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Gestational diabetes increases risk of heart disease in baby ,Study finds


Gestational diabetes increases risk of heart disease in  baby ,Study finds

Diabetes during pregnancy known as gestational diabetes may increase the risk of heart disease and blood vessel dysfunction in the offspring through alteration of a smooth muscle protein required for the formation of blood vessel network, according to a new study.

Researchers of the study, published in the American Journal of Physiology-Cell Physiology, further comments that understanding function of the protein may improve early disease detection in children.

Laura S. Haneline, 6Pediatrics, Indiana University School of Medicine, United States, and colleagues, conducted the study to evaluate whether transgelin (TAGLN), which is increased in GDM-exposed ECFCs (endothelial colony forming cells), contributes to vasculogenic dysfunction.
Gestational diabetes mellitus (GDM) is a state of persistent high blood sugar in pregnant women. If not controlled, GDM can result in high blood pressure during pregnancy or stillbirth or premature birth.
Previous research has demonstrated that levels of a protein called transgelin are increased in offspring of women with GDM. The protein is found in the ECFCs lining the blood vessels walls. Transgelin regulates cell migration, a process involved in wound healing and building blood vessel networks. A baby’s umbilical cord blood is rich in ECFCs; dysfunction of these cells that occurs in the womb may play a role in long-term blood vessel health and increase the risk of children developing heart disease later in life.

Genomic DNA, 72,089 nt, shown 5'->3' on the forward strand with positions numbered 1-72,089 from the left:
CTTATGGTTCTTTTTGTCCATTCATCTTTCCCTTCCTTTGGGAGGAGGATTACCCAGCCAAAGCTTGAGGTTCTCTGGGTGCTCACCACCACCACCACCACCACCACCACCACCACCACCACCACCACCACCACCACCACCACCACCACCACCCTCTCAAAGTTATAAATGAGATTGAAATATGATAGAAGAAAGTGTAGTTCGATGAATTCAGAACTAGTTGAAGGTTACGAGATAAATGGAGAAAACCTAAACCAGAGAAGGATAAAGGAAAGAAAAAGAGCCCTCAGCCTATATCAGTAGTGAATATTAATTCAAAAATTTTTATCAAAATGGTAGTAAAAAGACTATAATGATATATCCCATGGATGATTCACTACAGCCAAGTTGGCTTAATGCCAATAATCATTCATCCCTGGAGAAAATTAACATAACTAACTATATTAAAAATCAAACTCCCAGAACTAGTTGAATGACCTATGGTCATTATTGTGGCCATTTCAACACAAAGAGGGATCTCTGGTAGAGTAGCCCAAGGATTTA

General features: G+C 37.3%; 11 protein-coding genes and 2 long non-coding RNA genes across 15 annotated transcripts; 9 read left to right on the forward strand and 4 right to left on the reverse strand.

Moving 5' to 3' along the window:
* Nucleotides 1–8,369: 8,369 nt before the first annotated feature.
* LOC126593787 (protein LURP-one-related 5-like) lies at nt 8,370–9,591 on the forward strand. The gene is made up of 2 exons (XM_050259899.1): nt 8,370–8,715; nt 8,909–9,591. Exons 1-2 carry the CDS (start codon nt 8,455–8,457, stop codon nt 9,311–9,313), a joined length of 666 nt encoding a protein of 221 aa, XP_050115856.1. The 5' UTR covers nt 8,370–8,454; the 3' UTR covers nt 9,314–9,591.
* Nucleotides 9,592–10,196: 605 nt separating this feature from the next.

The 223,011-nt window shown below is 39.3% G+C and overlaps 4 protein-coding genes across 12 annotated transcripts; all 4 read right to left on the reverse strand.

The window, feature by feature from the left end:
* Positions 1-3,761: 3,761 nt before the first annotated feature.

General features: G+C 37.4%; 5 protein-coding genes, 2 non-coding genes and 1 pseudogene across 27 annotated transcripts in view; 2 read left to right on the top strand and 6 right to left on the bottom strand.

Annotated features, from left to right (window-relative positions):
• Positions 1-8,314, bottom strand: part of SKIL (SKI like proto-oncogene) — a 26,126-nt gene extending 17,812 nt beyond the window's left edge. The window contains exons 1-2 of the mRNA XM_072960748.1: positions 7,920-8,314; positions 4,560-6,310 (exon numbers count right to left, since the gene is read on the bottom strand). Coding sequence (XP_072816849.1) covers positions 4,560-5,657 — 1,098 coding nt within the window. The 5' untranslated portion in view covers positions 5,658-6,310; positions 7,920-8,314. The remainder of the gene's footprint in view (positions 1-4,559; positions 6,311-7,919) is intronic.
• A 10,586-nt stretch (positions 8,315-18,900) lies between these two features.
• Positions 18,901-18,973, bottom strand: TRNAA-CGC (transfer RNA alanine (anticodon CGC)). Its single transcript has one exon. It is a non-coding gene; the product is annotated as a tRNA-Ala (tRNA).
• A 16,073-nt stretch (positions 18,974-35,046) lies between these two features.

Read Also: New study reveals adverse impact of both type 2 and type 1 diabetes on pregnancy outcomes

The investigators hypothesized that increased TAGLN expression in GDM-exposed fetal ECFCs decreases network formation by impairing cytoskeletal rearrangement resulting in reduced cell migration.

For the study, cord blood samples taken at the time of birth from women with GDM were compared to a control group without pregnancy complications. Cord blood ECFCs do not typically contain high levels of transgelin. However, the samples taken from the umbilical cord blood of the group showed higher protein levels and increased dysfunction of the blood vessels during formation. Decreasing transgelin in the diabetes-exposed cells “significantly improved initial [blood vessel] network formation, ongoing network stabilization, and cell migration,” wrote the researcher’s team.

“The data suggest that increased TAGLN likely contributes to the vasculogenic dysfunction observed in GDM-exposed ECFCs, as it impairs ECFC migration, cell alignment, and network formation. Identifying the molecular mechanisms underlying fetal ECFC dysfunction following GDM exposure is key to ascertain mechanistically the basis for cardiovascular disease predisposition later in life,” concluded the authors.

For further information log on to http://dx.doi.org/10.1152/ajpcell.00137.2018


Source: With inputs from American Journal of Physiology

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